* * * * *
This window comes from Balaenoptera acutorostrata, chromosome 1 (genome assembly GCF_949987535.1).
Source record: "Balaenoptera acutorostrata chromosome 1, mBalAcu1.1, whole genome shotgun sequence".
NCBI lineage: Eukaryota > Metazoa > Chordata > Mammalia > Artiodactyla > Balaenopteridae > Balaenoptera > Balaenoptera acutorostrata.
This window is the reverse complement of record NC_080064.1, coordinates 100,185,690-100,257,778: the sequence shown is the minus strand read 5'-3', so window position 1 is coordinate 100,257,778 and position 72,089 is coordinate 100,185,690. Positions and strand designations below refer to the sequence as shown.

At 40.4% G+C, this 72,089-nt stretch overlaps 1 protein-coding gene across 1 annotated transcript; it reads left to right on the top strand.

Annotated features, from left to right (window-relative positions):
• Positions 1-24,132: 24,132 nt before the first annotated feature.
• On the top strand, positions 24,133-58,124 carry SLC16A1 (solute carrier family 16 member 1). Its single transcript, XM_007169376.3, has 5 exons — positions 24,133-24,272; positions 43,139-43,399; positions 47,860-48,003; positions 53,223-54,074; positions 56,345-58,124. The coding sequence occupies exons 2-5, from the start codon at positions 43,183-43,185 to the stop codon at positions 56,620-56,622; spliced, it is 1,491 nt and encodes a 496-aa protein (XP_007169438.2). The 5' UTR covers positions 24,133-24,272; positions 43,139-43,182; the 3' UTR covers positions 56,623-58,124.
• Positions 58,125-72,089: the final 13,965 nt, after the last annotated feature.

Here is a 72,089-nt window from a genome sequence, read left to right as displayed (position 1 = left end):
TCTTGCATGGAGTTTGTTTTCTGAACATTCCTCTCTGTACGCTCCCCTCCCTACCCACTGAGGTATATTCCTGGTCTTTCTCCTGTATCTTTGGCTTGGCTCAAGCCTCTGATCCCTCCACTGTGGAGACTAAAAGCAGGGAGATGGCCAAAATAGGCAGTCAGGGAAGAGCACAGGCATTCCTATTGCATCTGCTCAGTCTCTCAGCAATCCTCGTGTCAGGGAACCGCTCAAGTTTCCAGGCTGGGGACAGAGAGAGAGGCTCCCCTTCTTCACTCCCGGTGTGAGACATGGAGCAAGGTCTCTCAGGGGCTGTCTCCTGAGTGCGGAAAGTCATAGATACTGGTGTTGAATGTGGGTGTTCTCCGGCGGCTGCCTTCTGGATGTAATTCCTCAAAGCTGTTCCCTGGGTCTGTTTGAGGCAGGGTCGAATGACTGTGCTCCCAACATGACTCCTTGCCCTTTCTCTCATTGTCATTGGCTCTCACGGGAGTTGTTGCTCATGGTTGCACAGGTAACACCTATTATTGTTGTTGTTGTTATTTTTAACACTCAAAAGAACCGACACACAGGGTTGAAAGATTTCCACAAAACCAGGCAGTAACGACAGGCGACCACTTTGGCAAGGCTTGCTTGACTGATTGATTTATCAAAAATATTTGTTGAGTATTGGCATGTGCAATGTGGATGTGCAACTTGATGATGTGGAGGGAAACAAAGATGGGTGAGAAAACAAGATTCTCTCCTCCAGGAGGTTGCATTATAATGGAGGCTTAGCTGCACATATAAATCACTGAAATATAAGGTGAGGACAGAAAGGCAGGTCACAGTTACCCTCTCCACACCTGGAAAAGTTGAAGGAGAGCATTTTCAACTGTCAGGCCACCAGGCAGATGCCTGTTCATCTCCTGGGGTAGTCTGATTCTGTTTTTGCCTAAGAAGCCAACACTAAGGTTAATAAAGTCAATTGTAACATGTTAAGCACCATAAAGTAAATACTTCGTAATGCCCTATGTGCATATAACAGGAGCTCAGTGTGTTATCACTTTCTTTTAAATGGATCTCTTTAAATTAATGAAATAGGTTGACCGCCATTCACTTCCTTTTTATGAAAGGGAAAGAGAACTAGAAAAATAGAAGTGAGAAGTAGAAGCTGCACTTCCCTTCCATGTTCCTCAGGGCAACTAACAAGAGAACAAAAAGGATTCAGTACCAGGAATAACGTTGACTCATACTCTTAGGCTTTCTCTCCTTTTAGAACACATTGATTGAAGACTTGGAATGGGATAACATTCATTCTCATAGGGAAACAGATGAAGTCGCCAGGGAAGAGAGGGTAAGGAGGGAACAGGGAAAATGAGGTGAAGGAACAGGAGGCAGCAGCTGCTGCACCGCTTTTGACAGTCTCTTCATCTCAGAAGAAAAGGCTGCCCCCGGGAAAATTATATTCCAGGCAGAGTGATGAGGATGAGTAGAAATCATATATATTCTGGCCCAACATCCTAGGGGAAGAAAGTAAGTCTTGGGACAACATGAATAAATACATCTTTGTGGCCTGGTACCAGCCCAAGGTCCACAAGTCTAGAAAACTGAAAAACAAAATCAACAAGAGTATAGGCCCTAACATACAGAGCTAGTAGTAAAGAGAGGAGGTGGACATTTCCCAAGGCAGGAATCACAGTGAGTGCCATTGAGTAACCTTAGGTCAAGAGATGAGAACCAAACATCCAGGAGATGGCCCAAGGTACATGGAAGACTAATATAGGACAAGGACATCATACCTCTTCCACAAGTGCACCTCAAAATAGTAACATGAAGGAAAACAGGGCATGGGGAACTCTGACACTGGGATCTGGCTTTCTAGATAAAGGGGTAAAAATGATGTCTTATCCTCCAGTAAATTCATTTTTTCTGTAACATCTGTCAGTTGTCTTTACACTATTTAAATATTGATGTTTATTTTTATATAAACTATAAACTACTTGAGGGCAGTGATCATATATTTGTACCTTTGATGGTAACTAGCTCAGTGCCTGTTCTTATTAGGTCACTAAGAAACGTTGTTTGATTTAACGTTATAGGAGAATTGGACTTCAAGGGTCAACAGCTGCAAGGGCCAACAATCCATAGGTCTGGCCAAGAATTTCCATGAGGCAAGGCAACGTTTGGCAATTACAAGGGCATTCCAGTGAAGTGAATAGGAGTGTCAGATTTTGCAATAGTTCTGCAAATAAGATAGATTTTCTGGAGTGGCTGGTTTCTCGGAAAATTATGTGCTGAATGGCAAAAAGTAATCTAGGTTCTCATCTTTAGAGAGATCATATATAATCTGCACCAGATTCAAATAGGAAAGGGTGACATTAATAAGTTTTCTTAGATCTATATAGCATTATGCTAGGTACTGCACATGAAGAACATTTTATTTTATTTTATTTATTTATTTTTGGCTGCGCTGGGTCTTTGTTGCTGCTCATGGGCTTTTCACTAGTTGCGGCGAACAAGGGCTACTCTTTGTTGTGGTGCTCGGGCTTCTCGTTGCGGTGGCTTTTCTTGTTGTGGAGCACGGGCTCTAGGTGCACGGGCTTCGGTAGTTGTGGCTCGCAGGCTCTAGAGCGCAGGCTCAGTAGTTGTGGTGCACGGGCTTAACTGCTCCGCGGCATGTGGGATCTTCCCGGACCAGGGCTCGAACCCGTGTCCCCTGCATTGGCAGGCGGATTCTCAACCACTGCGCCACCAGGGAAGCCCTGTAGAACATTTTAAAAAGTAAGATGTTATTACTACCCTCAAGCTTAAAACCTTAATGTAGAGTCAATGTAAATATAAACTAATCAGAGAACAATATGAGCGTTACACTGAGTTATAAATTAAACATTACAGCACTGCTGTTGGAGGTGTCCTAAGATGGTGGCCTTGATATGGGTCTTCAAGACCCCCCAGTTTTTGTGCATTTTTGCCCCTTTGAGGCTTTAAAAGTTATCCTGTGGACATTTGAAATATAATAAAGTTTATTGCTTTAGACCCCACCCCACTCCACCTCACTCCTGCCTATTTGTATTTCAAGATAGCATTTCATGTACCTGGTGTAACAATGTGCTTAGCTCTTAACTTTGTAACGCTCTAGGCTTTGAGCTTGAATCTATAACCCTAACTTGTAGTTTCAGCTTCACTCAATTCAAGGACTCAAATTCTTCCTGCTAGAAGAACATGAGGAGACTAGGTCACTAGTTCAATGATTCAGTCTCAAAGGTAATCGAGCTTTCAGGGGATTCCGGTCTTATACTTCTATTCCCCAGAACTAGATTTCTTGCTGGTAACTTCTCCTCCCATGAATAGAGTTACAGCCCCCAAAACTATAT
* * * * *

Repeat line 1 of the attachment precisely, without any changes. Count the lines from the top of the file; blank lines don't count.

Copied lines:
This window comes from Balaenoptera acutorostrata, chromosome 1 (genome assembly GCF_949987535.1).